toobs2
12/4/2012 | 8:58:07 PM
re: Xtera's $110M Surprise
"Thulium IS soluble in silicates, just not in silica. Take a look at OFC if you don't believe me"

Sure, people have been "researching" Thulium amps for a long time... where are products???

BadTaste
BadTaste
12/4/2012 | 8:58:06 PM
re: Xtera's $110M Surprise
Regarding point 2), one can always use an LBO (some fixed attenuator) to lower the output power of a C-band amp *without* causing gain tilt.

I doubt that the C-band signals will experience *any* Raman gain at all, since the overall "S plus C" band amp must be a split-band design. Otherwise the 1480 nm part of the signal will be absorbed by the C-band EDFA.
Petabit
Petabit
12/4/2012 | 8:58:04 PM
re: Xtera's $110M Surprise
"I doubt that the C-band signals will experience *any* Raman gain at all, since the overall "S plus C" band amp must be a split-band design. Otherwise the 1480 nm part of the signal will be absorbed by the C-band EDFA."

Stimulated Raman Scattering (SRS) occurs in the the transmission fibre itself, and can cause up to 6 dB of tilt. Unfortunately, the tilt is the same direction as the EDFA gain tilt.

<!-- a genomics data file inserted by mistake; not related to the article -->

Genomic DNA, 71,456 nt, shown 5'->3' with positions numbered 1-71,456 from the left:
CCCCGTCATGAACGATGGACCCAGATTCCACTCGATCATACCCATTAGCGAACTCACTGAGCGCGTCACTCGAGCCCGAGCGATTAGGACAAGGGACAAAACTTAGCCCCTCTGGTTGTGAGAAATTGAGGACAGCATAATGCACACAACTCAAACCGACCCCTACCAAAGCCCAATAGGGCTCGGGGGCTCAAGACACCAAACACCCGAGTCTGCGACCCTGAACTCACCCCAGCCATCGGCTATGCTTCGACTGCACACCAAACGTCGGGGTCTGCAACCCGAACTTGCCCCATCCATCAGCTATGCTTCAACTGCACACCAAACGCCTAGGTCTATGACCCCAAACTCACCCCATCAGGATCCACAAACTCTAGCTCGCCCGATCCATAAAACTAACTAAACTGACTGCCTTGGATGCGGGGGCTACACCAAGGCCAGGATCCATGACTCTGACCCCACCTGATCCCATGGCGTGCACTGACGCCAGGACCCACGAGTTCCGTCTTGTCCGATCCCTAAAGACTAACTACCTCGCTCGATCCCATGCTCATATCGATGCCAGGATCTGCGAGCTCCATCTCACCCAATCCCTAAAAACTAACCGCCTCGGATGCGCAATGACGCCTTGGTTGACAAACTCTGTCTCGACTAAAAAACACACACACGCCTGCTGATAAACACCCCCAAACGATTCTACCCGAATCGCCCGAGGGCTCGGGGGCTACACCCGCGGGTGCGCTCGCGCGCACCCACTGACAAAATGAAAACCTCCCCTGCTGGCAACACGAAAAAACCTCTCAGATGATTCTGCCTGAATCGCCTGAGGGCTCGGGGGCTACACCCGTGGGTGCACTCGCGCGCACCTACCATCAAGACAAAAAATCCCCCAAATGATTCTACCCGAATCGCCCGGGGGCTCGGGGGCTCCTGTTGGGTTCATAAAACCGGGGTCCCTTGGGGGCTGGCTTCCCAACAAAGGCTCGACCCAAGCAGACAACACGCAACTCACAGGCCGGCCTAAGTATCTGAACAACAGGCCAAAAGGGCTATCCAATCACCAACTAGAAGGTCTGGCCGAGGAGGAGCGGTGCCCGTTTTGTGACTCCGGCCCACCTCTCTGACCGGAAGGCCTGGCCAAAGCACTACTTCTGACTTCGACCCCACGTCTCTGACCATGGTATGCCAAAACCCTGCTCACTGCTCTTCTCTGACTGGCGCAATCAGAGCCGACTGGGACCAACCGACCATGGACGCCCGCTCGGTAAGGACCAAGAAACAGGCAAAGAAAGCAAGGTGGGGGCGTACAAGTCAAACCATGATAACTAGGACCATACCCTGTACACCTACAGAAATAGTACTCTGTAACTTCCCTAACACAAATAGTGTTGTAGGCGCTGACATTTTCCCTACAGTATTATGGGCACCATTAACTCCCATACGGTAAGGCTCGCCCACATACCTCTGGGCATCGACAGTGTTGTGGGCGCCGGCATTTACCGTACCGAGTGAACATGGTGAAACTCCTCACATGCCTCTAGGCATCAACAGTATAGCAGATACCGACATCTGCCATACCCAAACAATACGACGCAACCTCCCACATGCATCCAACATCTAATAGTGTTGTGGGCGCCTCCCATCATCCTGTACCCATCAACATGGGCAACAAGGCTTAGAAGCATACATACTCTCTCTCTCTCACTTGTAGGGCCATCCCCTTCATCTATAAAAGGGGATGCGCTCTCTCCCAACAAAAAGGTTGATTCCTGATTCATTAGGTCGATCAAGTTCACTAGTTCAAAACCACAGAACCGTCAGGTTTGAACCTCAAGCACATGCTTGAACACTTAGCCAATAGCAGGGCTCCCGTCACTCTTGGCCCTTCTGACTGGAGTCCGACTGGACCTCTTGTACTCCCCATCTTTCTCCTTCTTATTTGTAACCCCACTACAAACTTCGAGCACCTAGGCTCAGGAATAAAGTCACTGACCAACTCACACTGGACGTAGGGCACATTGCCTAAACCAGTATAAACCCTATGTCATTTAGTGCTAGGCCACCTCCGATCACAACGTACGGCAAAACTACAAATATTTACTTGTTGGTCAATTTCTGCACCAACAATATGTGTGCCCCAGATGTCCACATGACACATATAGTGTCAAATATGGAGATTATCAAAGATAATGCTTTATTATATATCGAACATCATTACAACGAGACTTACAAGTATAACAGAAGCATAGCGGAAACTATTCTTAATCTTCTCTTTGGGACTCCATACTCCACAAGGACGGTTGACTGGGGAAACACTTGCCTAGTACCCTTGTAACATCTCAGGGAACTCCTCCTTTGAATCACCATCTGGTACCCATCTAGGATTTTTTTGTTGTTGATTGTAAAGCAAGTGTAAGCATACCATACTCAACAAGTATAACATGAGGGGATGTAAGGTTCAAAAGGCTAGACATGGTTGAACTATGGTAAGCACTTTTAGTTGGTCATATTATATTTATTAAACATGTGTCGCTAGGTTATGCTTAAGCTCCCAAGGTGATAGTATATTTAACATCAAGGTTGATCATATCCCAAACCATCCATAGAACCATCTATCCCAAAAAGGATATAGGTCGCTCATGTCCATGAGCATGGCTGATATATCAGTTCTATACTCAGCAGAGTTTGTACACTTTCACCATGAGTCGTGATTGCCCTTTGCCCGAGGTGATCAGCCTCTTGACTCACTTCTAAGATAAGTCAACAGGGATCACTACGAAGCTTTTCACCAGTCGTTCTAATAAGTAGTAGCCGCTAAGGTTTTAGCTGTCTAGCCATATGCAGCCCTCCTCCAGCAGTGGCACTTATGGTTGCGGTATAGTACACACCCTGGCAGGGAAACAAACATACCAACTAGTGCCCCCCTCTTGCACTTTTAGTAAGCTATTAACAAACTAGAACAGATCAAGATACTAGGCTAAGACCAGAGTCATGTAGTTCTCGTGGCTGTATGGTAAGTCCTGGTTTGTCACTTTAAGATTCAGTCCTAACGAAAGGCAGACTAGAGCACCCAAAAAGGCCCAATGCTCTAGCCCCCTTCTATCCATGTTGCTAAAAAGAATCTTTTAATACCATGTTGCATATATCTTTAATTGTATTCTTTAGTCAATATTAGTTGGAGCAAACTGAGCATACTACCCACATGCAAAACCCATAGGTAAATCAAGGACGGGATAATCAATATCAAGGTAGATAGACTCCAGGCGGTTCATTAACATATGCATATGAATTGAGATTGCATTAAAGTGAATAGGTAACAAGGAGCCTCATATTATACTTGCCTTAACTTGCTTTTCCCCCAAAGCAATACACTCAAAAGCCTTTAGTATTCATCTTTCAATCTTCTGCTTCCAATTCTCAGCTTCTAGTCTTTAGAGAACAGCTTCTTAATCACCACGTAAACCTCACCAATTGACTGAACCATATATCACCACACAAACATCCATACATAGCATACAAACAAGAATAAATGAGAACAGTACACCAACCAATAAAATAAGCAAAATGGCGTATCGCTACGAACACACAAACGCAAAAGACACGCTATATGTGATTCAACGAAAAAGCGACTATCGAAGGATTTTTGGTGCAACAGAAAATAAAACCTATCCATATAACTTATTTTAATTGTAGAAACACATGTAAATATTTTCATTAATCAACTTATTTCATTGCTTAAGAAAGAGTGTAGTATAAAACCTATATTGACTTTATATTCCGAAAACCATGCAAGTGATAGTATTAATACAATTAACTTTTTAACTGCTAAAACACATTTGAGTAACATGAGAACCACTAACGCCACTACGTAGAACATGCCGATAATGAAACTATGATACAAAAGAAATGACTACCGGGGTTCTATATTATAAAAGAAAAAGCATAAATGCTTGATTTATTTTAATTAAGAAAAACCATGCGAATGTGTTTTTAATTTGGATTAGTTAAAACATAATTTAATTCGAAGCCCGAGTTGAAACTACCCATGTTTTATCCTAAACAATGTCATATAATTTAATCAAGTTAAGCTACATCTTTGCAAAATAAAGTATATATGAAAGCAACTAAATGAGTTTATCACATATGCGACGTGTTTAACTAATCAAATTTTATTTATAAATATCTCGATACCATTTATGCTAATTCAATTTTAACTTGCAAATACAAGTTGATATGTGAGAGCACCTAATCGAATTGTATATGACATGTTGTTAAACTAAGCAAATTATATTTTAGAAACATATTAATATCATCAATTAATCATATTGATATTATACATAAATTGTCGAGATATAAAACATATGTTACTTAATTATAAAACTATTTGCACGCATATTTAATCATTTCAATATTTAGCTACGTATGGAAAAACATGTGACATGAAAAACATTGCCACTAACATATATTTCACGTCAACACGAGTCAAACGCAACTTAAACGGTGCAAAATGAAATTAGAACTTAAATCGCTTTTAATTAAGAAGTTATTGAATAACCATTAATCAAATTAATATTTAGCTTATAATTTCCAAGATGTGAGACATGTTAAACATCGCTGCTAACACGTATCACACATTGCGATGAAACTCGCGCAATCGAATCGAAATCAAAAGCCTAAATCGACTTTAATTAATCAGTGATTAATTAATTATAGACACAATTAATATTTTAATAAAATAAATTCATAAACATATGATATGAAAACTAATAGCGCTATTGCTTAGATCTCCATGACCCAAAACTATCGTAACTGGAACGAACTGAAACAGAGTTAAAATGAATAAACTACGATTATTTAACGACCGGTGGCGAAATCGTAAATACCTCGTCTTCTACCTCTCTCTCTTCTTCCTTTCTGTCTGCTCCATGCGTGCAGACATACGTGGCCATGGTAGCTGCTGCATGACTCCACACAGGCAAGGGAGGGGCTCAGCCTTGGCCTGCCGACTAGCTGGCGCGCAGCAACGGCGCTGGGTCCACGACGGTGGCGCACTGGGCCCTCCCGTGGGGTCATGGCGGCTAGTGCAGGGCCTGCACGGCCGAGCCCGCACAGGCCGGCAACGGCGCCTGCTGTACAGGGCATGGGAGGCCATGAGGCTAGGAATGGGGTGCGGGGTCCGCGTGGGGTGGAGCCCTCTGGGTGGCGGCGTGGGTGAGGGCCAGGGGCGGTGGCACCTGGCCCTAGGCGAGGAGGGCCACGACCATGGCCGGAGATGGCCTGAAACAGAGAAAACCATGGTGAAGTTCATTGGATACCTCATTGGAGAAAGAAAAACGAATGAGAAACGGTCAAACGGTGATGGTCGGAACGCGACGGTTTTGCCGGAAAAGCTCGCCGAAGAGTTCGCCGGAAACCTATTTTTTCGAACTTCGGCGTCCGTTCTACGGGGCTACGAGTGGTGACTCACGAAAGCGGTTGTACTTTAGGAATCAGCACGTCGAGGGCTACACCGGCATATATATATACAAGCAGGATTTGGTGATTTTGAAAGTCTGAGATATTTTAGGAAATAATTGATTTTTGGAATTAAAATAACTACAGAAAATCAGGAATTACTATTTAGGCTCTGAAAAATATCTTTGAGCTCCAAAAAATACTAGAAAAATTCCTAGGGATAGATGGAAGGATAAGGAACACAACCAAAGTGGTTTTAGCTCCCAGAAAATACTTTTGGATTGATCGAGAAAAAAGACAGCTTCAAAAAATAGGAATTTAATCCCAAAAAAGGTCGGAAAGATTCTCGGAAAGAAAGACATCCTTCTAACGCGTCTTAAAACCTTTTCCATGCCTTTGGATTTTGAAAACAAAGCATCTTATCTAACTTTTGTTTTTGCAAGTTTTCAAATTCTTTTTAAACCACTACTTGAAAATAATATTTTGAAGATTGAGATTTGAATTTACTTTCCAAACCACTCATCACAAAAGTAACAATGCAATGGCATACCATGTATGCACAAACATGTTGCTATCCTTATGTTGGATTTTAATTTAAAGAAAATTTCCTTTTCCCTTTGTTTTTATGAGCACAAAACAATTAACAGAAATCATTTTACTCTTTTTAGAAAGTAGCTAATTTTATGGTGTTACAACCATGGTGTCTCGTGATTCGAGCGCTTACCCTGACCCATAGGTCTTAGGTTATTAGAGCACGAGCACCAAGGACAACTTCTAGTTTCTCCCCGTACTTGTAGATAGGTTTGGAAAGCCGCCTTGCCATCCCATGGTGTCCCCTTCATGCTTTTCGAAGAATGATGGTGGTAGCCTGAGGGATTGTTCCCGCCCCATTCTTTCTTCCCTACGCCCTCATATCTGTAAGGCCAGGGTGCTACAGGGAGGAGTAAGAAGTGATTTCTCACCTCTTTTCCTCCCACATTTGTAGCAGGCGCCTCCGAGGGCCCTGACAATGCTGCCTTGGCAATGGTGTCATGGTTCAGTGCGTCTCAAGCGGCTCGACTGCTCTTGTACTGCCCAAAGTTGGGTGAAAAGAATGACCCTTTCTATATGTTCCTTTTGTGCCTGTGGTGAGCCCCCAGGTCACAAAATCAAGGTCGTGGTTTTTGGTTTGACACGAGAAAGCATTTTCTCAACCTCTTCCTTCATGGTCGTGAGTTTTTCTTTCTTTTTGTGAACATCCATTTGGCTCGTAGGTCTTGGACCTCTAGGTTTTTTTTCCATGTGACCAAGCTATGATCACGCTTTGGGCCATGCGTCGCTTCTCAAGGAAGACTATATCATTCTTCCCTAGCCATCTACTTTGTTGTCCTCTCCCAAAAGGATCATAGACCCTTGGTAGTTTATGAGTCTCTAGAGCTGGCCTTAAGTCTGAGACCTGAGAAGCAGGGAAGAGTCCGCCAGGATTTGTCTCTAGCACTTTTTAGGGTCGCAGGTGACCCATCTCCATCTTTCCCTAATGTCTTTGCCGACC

You can't just add an attenuator to an EDFA without altering the link budget. Nor is there any way of accessing it. You will probably need to throw away the C band amp - making the cost model dubious.

Add on the fact that the fibre has more loss in the 1450nm region (whether there is water or not), so you will need new link budgets.

Retrofitting systems is a tricky prospect. Do you really think that Ciena and Nortel will stand idly by and not offer their own upgrades if it was economically sensible?

P.
harry
harry
12/4/2012 | 8:57:59 PM
re: Xtera's $110M Surprise
Looking at the Xtera web site they plan to sell the technology via Nortel, Ciena etc as they have it available and the internal developers do not. This is not a competing product to lay along side an existing system in the field, it becomes part of it, managed by it and supported by the services providers existing vendor